I want to tell you a story about this portrait in particular. In 2005 I was invited to be an assistant to a photographer on a 12 day trip through China. For the last 8 days of the trip I was traveling alone with 6 men. It's a long story, let's just say that I felt insulted, diminished & completely beaten by the end of it. The photographer was using my Pentax 6x7 as an extra camera. We just finished shooting on the last day when I saw this woman walk into a noodle shop on a back alley street in Shanghai. I couldn't believe my eyes, I mean look at her. I grabbed my camera, it had one shot left. I didn't even remember what the speed of the film was. I walked into the noodle shop & she was facing the door, as if she was waiting for me. I held up my huge camera, I made wild hand gestures signaling how incredibly beautiful she was asked her please. She let me know OK and stared at me. I took the photograph. She walked out of the noodle shop, crossed the street and away. She didn't buy anything in the shop, it was like she just dropped out of the matrix for this moment. It was completely perfect, the negative - look at the hair along her shoulder, the green of her eyes, the flashes of yellow in her hair and the halo over her head. I'm still convinced that she was an apparition, a guide sent to let me know that I was on the right path, that everything was going to be OK. This is my favorite portrait I have ever taken.

We always ask the artists to tell us a night dream, could you tell us one of yours?

I have a very active dreamscape, so I love this question. This was immediately the first dream that came to mind. Years ago, after returning home from Burning Man, an annual art festival in the Nevada desert, I believe it was in 2003. I had a dream that I will never forget. It is a little difficult to explain, but aren’t all dreams?. I was in a bus with my camp mates from that year’s festival, we were riding out into the desert, eventually our driver stopped the bus and pointed for us to exit towards a white wall that we could see in the distance. We walked out to towards the wall. As soon as we came upon it, it was obvious that it was the beginning of a labyrinth. The moment I stepped into the space of the labyrinth everything disappeared – including time. It was as if, the second we entered into this space there was no means by which to measure the passage of time. I remember feeling extremely elated. Everyone was scared to continue walking further into the labyrinth. So we sat down. But one of us, my friend Jefe suddenly was off in the distance & through a window we could see him on a picnic blanket with two women. We sat there watching this spectacle, while feeling extremely at ease, knowing that time didn’t exist and nothing mattered except the immediate now, which was perfect in every way.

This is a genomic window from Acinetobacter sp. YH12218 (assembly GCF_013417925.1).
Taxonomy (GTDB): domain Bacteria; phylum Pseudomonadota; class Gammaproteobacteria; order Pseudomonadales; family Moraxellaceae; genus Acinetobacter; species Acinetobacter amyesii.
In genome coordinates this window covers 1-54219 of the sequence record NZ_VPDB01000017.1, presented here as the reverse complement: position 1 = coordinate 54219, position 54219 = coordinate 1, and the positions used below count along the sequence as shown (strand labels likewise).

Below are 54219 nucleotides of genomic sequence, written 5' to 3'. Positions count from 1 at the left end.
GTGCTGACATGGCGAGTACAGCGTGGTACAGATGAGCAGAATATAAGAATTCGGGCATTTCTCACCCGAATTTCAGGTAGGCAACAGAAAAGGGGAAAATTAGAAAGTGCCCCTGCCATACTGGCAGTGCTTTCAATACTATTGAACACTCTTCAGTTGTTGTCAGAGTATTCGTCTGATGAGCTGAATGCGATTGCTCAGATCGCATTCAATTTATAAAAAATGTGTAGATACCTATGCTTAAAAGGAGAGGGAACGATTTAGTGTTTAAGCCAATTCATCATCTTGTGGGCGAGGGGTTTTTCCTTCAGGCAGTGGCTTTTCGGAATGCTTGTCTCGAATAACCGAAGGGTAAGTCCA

Linka A Odom aka TheMissingLinka | El Hierro . A selection of works here

An interview by Juan Carlos Romero
Shots from the project The Christian Admiral by Linka A Odon. © Linka A Odom
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Linka A Odom portrait by Jeremiah Newton. © Jeremiah Newton